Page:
by Sebastian Wren
Just over 100 years ago, as we all know, most of the area around this part of town was nothing more than fields and orchards. What most people have probably forgotten (or never knew), is that much of the land north and east of our neighborhood — 350 acres – was once owned by the Regular Missionary Baptist Association, a Reconstruction-era African American organization which was first moderated by the famous Reverend Jacob Fontaine.
Years after the Civil War, there were many young black children who were living without parents or reliable care-givers, but there was no orphanage for African American children in Texas. The Regular Missionary Baptist Association dedicated themselves to addressing this problem by building an orphanage for black children in Texas on the edge of their farmland. This was far outside the Austin city limits, and there was a frontier attitude about construction and development at the time. The first building for the orphanage was a clapboard wooden structure built in 1906 next to the Tannehill Branch Creek, but it didn’t last very long — within a few years, it burned down (under “mysterious circumstances,” as buildings owned by African Americans were wont to do at the time).
In 1910, the Association decided to rebuild, but this time they commissioned well-respected architect John Andrewartha to replace the devastated wooden structure with a much larger and more substantial limestone building. In 1911, the St. John’s Industrial Institute and Home for Negro Orphans re-opened and began serving 300 to 500 children.
The creation of the orphanage was overseen by Dr. Lee Lewis Campbell (Campbell Elementary School on East MLK is named in his honor), featuring a 3-story limestone building (for the girls) and a smaller wooden structure (for the boys). Campbell also designed an educational system to take children who lived at the orphanage through high school. The St. John’s Orphanage quickly earned a reputation as one of the best educational institutions for African Americans in the South. Booker T. Washington described the orphanage as a paragon example of educational opportunities for the first generations of free African American children in the south.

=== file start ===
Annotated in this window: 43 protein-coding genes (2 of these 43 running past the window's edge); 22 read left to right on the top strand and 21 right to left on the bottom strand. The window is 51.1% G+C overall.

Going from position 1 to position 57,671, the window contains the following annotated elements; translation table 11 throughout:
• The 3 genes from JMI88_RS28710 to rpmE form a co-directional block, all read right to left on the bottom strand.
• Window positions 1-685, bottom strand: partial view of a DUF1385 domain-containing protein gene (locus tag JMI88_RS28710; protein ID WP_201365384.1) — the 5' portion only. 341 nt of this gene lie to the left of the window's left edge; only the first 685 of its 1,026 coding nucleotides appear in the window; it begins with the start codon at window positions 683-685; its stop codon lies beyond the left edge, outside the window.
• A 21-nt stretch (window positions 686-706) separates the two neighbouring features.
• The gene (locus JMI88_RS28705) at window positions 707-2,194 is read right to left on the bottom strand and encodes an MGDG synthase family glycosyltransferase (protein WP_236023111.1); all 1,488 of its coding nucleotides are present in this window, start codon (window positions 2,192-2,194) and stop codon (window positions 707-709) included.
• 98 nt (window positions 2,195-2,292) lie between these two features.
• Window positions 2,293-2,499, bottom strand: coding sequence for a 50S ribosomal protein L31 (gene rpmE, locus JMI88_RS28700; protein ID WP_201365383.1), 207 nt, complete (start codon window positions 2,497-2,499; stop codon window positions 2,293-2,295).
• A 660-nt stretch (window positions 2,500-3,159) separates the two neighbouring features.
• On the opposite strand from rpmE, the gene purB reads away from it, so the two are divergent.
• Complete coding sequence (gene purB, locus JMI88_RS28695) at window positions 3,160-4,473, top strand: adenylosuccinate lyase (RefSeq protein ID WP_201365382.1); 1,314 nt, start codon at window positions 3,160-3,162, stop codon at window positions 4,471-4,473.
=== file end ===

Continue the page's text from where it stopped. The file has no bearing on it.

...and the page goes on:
The orphanage also became a very important social hub for African Americans across Texas. Every year, African Americans would make a pilgrimage to the St. John’s community for a social, religious, and educational conference. As many as 25,000 people would journey to the orphanage – traveling by any means available – to spend a few weeks encamped on the farmland around the orphanage.
Some of these pilgrims walked for miles and miles to attend the “encampment” every year. At its peak, the annual pilgrimage to the St. John’s orphanage more doubled the size of Austin (which was just over 20,000 at the time). The “encampments” were social events, but they were also educational opportunities. In addition to parades and contests, people also attended sermons on temperance and informal classes on farming, job-training, sanitation, and self-improvement.